Since that time, the technology for walking robots has come a long way, as Shimizu explains: “At first, just getting a robot to walk was a technical feat. But now we’ve gotten to the point where robots are running. So a lot of progress has been made. But I should add that these advances are still at the experimental or demonstrational level. We have not yet arrived at the technical level necessary for humanoid robots to become useful ‘tools’ in our life that are capable of providing worthwhile services in real-life situations.”

Humanoid Robots Open Up New Possibilities

The Morph3 robot was jointly developed by the Kitano Symbiotic Systems project, funded by the Erato program of the Japan Science and Technology Agency, and the industrial designer Yamanaka Shunji. The Morph3 R&D team shifted its base to fuRo on June 1, 2003, and their work has continued to the present day. © fuRo.

Shimizu and his fellow researchers at fuRo are developing the Morph3, a humanoid robot designed to be what they call a “metal athlete.” The term refers to the wide range of movement this compact robot is capable of thanks to the flexibility of its joints.

The technologies used to develop this sort of robot capable of high-performance movements may have other applications in the future, such as the development of humanoid interface devices for use in remote communication.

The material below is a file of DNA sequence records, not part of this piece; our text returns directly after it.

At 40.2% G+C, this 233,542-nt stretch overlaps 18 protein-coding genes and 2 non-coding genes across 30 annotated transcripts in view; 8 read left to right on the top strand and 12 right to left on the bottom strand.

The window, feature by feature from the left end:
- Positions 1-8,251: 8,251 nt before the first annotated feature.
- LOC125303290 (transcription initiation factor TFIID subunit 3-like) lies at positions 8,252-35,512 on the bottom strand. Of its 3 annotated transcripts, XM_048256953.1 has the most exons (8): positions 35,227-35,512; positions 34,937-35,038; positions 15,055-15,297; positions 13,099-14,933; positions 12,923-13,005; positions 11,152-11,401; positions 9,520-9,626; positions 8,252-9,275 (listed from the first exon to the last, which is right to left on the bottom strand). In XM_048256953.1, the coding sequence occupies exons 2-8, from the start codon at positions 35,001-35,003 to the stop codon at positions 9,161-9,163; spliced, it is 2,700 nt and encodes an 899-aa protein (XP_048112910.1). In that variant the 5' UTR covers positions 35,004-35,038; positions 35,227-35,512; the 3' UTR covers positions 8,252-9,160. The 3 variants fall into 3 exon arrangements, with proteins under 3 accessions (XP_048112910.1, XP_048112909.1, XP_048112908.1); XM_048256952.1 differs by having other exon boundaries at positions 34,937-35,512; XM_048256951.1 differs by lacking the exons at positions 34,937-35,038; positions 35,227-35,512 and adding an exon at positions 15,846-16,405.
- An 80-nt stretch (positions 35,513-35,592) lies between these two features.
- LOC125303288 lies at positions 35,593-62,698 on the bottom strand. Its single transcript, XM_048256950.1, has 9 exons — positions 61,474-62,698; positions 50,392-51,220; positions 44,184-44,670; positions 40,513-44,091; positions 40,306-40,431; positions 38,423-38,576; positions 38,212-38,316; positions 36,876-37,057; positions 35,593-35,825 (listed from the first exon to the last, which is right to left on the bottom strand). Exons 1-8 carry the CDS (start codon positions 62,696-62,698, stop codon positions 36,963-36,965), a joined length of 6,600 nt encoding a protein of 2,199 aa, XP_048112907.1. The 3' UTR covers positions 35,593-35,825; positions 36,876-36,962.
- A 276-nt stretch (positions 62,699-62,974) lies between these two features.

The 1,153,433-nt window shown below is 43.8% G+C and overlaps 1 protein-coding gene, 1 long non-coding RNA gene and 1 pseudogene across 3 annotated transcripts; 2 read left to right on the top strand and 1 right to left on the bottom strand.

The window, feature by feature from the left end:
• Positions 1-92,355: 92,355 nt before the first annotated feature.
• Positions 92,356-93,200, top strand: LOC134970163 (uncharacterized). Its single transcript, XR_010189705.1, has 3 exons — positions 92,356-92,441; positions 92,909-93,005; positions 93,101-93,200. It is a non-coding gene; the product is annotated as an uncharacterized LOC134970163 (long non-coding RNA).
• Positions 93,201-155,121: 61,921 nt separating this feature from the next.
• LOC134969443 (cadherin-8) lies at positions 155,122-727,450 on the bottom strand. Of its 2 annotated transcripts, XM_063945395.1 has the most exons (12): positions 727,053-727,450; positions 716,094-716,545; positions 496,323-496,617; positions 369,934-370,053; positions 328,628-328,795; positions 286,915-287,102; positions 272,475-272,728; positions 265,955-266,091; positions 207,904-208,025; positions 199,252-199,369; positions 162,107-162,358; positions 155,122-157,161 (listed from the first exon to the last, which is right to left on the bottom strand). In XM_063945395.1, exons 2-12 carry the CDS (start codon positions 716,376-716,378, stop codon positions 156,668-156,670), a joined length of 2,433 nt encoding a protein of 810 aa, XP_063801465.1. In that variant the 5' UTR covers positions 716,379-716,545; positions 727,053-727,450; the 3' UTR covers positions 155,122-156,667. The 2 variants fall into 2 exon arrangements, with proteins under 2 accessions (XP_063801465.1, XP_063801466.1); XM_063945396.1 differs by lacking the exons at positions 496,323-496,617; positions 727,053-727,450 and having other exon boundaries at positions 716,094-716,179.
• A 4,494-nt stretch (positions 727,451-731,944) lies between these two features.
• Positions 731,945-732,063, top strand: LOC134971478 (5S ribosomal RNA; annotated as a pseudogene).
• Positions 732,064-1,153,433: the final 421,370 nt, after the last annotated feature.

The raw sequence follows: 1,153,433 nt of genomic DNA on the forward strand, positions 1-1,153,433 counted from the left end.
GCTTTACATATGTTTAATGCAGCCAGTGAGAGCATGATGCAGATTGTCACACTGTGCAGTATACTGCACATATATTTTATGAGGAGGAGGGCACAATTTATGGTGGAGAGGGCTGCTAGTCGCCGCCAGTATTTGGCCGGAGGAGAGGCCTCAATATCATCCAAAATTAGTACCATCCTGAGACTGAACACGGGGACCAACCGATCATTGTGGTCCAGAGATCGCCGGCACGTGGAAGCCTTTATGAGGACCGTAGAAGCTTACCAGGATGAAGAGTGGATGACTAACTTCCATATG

“It might be possible for example,” Shimizu explains, “for two people in locations remote from each other to shake hands via the humanoid robots each is holding, and for the strength of the handshake to be felt on each side. It’s already possible to send audio-visual content over the Internet with a smartphone or computer, but to convey tactile sensations or the perception of force, we need robot technology.”

Currently fuRo is developing Core, a walking robot capable of carrying a person or payload of up to 100 kilograms, more than any other two-legged robot. According to Shimizu, fundamental R&D is being carried out at fuRo with the ambitious goal in mind of creating a robot able to carry a disabled or elderly person up a mountain to enjoy an alpine experience.

“The utility of humanoid robot R&D is often compared to the technical role played by Formula One cars,” Shimizu notes. “The technologies in ordinary cars often develop out of those high-performance machines. The specs of a Formula One car can’t be directly applied to the cars we normally drive, but elements of the cutting-edge technologies created through that R&D do end up having general applications.”